This week’s news includes gender-neutral names for boys, lots of creative nicknames, and inspiration from revolutionaries, Norse myth, and the internet.
Unisex names for boys
But that’s not always the case. This week you might have seen a name reveal video where the expectant parents sent a balloon to the stratosphere. They’re obviously science-lovers, which explains their son’s name: Tesla Curtis.
The Serbian surname Tesla is more popular for girls in the US: 161 in 2016 as opposed to 17 boys. It’s only started being used for boys in the last decade, but there’s no reason why it can’t go both ways.
Another mother gave her son what she considered to be a feminine name, because she originally hoped for a girl. In fact, Cass charts more for boys (but is still uncommon) on both sides of the Atlantic. If you like Cash but are worried about its popularity or its wordiness, it could be a good alternative. And as a nickname it’s pretty gender-neutral: it could be short for Cassia or Cassandra, but also Cassius or Casper.
If you like nicknames, you’ll love October’s babyberry announcements. There are some wonderful examples of parents being playful and getting two great names for the price of one. They include Axel for Alexander, Birdie for Alberta, Cleo and Opal for twins Clementine and Cassiopeia, Glo for Gloria, Rosie for both Lorelei and Isadora, Thea for Althea, Mae for Mavis…it’s a name-lover’s paradise. There are even more nickname suggestions for boys in the Name Sage’s column this week.
They show that statistics don’t tell us everything. None of these short forms will count in the SSA data next year, but in terms of real-world use they’ll be more popular than the figures suggest.
On the other hand, you might want to use “just” a nickname with no long form. I’ve spotted a few of these in the news recently.
Dolly is daughter of country singer Kimberley Schlapman, who got to meet her namesake Dolly Parton (another “just Dolly”). There’s also Dottie, the new daughter of motorcycle racer Guy Martin. This diminutive has shot up the charts in England and Wales in recent years. Parents in the US are just starting to notice it too, but the longer Dorothy is far more popular.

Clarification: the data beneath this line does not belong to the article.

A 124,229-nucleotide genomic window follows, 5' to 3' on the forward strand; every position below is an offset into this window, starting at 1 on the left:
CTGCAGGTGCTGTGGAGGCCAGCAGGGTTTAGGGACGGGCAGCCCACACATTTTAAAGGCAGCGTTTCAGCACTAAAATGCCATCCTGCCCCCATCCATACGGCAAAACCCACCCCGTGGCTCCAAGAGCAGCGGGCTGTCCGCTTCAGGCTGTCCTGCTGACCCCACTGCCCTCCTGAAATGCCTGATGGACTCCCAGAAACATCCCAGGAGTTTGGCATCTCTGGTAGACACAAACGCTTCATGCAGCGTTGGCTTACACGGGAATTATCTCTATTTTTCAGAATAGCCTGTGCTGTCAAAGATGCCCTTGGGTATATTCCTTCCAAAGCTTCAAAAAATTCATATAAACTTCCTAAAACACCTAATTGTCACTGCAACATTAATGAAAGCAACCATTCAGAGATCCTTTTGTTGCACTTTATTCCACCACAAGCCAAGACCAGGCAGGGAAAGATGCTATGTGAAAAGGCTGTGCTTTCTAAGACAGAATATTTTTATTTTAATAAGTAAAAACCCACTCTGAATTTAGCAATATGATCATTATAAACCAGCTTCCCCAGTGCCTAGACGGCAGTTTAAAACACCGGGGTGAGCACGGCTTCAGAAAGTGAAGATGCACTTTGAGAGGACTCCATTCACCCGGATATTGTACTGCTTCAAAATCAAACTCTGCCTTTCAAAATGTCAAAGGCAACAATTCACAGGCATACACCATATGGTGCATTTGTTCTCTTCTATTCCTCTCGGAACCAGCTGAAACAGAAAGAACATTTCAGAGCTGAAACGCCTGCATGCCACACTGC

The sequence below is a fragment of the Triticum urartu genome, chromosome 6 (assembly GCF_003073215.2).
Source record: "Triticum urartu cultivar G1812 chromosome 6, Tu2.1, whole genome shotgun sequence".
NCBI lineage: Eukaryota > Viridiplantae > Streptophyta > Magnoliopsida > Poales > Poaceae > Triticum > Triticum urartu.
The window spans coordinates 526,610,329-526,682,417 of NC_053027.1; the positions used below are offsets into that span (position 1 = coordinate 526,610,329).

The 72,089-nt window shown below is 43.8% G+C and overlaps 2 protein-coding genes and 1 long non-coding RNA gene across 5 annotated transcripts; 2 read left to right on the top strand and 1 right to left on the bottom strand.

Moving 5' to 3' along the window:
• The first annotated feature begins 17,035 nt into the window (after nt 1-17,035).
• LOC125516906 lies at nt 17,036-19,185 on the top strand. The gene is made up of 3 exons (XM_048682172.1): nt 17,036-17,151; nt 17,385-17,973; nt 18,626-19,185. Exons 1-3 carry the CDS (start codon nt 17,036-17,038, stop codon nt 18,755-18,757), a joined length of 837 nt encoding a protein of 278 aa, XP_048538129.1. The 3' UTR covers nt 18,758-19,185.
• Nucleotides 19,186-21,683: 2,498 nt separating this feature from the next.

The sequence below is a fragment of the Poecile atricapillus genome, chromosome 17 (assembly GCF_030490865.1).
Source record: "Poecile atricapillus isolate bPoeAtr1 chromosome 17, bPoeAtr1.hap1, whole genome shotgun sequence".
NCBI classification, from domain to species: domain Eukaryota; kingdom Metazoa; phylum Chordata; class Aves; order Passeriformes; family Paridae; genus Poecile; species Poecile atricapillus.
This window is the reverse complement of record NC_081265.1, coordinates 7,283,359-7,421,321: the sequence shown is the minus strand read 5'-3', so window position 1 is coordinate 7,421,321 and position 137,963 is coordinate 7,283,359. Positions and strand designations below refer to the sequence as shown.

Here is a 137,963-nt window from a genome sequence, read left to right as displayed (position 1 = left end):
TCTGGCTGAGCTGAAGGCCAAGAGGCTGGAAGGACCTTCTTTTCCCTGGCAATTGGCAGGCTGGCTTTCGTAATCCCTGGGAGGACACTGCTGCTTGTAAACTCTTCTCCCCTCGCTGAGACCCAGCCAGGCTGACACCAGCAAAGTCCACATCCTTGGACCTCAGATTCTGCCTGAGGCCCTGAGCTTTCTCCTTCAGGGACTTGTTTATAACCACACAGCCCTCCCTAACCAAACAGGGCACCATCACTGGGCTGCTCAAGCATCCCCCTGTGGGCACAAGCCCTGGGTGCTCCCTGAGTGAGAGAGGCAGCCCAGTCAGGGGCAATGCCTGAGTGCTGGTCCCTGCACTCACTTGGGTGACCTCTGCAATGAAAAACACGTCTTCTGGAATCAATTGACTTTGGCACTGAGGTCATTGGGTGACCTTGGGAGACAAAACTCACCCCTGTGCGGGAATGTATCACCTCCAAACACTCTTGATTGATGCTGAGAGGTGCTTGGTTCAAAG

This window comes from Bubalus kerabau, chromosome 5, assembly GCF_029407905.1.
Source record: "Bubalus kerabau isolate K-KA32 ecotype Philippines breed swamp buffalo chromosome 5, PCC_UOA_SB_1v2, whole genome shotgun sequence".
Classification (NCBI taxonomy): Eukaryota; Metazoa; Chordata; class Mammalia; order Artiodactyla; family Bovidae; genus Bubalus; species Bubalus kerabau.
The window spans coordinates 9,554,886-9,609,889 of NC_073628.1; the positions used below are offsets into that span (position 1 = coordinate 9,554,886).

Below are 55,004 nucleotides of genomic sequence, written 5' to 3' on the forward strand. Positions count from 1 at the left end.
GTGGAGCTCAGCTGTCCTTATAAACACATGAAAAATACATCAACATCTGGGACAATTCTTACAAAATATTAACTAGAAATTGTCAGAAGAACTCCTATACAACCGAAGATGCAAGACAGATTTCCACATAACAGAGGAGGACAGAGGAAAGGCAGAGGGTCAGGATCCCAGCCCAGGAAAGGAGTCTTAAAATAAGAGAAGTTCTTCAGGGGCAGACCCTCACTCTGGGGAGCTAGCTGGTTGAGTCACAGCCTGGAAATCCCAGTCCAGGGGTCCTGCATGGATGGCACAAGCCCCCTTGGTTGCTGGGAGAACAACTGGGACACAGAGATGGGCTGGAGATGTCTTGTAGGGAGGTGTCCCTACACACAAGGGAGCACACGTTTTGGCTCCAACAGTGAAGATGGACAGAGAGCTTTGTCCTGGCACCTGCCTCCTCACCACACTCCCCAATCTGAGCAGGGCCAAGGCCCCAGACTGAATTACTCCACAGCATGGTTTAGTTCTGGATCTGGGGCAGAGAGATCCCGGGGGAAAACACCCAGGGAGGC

Peggy is perhaps not quite ready to make a comeback in the States – it was most popular in the 1930s, 40s and 50s, so it’s in grandma territory. If you know a Peggy, this article about living with the name might ring true for her.
A boy called Google
We’ve seen a baby name inspired by science. Now here’s one inspired by modern technology: Google, the son of Ghanaian film producer Francis Dzogbetsi. Dad explained that the search engine helps him overcome his lack of education, and he hopes his son will grow up to be a researcher.
He’s not the first: a boy in Sweden was given Google as a middle name in 2005, and no doubt there are more young Googles out there. Parents name their children after car makes, fashion labels and other admired brands, so why not tech companies too?
It’s one thing to give your child the name of a person or brand you admire. But this article about people named for left-wing revolutionary icons shows parents taking creativity to whole new levels. You might have heard of Ninel (that’s Lenin spelled backwards), and there are also smooshes and acronyms including Marenglen, Mels and Vladilen. By comparison, wordplay names like Nevaeh and Ily seem quite humdrum.
Finally, with Thor: Ragnarok out in movie theatres now, do you think we’ll see a surge in names from Norse mythology? Odin and Freya sit comfortably in the top 400, but Thor and Loki haven’t broken into the top 1000 since the film franchise started, despite interest from name nerds. The movie title might put Ragnar in parents’ minds too. It’s already had a mini-uptick in the last few years, and was given to 39 boys in 2016.